- Read the guidance from the Electoral Commission about the processes and forms to fill out to put yourself forward for election. To become nominated as a candidate at a local government election in England, you need to submit a completed set of nomination papers to the place fixed by the Returning Officer by 4pm on the 19th working day before the poll.
- Contact the Democratic Services team at your council to get the necessary paperwork, find out the deadlines, and see what help they can give to submit your papers. Find your local council.
- You will need to get 10 people (in the ward where you wish to stand) to sign your nomination papers.
- Build your local profile, reputation and campaign. Find out more about campaigning from the Local Government Association’s Independent Office, your political party, or the Electoral Commission.
Details of briefing events for prospective candidates will be published on the council’s website.
Councillors are not paid a salary but they are entitled to receive a ‘basic allowance’, which is intended to recognise the time devoted to their work on behalf of local people in connection with council business. Each council sets its own rate.
Rotherham councillors benefit from a comprehensive member development programme, with regular seminars, briefings and training sessions. Some of these activities are for members only, but where possible sessions are held jointly with council officers.
The training programme is broken down into three main areas:
- Specific board and committee training; sessions for members on those relevant committees (which includes planning, scrutiny, audit and licencing among others)
- Skills development; briefings, seminars and workshops, led by council officers, experienced councillors and external experts (including topics such as chairing meetings, negotiation skills, public speaking, conflict management, media relations and social media)
- Community leadership development; focusing on the role councillors have in their neighbourhoods and communities (including areas such as community cohesion, inclusive leadership, engaging with residents and community groups and more).
Councillors are also supported by a dedicated neighbourhood coordinator for the ward they represent in the borough. The neighbourhoods team assists elected members in their role as community leaders, and help councillors work with their ward colleagues in developing and delivering an annual ward plan for their area.
As member organisation of the LGA there is also a suite of information and training resources available online to elected members.
The majority of meetings take place at Rotherham Town Hall and the council’s main offices at Riverside House. A number of disabled parking bays are available at the front of our buildings for wheelchair users.
Full wheelchair access is through the entrance at the front of the buildings with lift access to all floors. There are accessible toilet facilities on a number of floors.
The Town Hall, where council meetings are held, is equipped with a closed loop system for the hard of hearing.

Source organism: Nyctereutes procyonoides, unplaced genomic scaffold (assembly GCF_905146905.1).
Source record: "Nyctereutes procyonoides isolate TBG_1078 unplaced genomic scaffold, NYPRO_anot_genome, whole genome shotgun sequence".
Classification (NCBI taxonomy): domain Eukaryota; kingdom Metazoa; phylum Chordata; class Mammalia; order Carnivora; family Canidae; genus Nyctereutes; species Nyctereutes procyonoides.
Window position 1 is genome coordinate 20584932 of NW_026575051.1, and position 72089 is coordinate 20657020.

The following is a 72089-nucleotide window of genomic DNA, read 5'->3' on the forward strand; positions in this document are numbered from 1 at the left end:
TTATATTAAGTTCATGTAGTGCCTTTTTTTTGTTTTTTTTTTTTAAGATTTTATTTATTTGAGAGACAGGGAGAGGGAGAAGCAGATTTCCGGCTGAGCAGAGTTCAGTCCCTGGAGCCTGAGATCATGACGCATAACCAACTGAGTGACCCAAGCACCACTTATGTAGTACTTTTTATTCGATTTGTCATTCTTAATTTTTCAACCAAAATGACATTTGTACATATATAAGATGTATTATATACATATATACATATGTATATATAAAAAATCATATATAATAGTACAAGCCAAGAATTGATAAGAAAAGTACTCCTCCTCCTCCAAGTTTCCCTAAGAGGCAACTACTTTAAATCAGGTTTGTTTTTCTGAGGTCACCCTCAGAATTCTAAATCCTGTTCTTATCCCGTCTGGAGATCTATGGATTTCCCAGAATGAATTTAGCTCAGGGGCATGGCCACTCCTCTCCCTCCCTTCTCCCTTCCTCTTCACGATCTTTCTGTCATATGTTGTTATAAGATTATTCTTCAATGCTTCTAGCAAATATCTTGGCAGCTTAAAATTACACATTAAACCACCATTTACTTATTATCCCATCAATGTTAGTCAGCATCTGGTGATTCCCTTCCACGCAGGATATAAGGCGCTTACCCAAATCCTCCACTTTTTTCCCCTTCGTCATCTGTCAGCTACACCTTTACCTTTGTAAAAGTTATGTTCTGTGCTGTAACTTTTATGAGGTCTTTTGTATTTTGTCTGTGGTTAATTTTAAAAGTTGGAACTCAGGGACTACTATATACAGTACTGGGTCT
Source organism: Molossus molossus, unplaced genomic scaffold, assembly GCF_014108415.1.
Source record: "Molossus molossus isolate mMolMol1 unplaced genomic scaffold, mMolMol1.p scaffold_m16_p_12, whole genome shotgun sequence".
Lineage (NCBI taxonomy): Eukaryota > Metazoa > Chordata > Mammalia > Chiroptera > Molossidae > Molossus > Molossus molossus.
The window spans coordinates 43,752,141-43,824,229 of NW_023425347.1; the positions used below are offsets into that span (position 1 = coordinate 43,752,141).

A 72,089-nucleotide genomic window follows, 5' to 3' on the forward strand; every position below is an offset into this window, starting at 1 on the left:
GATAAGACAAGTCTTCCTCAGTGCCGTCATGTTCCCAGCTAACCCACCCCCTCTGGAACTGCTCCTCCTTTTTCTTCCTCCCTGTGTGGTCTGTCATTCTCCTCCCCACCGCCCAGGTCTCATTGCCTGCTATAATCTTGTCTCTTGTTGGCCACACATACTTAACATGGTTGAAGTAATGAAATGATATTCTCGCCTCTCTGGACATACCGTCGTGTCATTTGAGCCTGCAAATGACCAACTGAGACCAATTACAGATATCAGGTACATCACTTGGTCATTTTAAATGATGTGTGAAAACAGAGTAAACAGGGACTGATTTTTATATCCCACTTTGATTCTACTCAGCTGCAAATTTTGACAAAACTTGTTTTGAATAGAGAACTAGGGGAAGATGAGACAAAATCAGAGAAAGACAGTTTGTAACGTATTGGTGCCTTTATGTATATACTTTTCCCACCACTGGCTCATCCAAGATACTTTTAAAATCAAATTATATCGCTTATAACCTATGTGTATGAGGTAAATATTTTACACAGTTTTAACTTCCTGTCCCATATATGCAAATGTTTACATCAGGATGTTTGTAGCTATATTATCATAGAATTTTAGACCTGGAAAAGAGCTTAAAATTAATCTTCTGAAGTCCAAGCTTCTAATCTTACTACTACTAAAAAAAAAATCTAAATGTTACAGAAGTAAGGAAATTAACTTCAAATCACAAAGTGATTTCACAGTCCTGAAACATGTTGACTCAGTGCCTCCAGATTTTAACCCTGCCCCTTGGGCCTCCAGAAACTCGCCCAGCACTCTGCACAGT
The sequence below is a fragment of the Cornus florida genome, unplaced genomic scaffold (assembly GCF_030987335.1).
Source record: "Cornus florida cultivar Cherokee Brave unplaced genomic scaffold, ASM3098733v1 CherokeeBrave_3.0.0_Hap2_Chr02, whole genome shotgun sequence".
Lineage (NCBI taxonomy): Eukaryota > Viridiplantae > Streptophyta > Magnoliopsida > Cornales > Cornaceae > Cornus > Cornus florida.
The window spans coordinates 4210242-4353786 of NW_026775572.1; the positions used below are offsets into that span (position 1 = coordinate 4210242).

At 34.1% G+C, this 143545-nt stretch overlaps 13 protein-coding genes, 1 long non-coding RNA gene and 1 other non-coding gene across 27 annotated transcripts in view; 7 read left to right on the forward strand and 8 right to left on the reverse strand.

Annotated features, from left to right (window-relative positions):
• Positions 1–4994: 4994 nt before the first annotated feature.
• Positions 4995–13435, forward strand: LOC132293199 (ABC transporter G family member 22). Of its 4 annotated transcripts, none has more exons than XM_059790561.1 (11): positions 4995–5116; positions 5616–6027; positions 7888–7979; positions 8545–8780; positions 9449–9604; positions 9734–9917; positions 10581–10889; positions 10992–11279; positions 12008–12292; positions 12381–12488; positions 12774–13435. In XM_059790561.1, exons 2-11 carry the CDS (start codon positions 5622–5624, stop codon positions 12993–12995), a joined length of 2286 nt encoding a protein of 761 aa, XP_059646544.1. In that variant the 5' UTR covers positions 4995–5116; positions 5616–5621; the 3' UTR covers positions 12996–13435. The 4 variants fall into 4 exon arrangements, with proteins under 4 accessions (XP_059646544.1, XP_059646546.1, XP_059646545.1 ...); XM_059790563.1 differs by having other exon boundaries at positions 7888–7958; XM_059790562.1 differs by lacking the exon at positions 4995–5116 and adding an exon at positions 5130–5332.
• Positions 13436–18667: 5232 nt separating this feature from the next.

There are a number of political parties active in Rotherham. They can be contacted using their websites and social media pages.
Each ward has a web page on the council’s website which includes information about the area, including an interactive map. Here is the full list of electoral wards.
You can be a councillor as long as you are:
- British or a citizen of the Commonwealth or European Union
- At least 18 years old
- Registered to vote in the area or have lived, worked or owned property there for at least 12 months before an election.
If you are in any doubt about whether you are eligible to stand as a councillor, you should contact the electoral services department at your local council for advice.
You can’t be a councillor if you:
- Work for the council you want to be a councillor for, or for another local authority in a political restricted post
- Are the subject of a bankruptcy restrictions order or interim order
- Have been sentenced to prison for three months or more (including suspended sentences) during the five years before election day
- Have been convicted of a corrupt or illegal practice by an election court.
Meetings of the full council usually take on Wednesdays at 2pm. There are approximately seven full council meetings per year. There are also committees, boards and select commissions that meet on a regular basis. The full list of meeting dates can be found in Rotherham Council’s calendar of meetings.
Councillors also have regular meetings with their ward’s neighbourhood coordinator to discuss their ward plan priorities and to decide on actions to deliver the ward plan.
Contact the elections team at Rotherham Council by emailing [email protected]
[email protected] / 020 7664 3224
If you are interested in other political parties, please view the Electoral Commission Register of Political Parties.
Be a Councillor Email: [email protected]
Online contact form / 0333 103 1928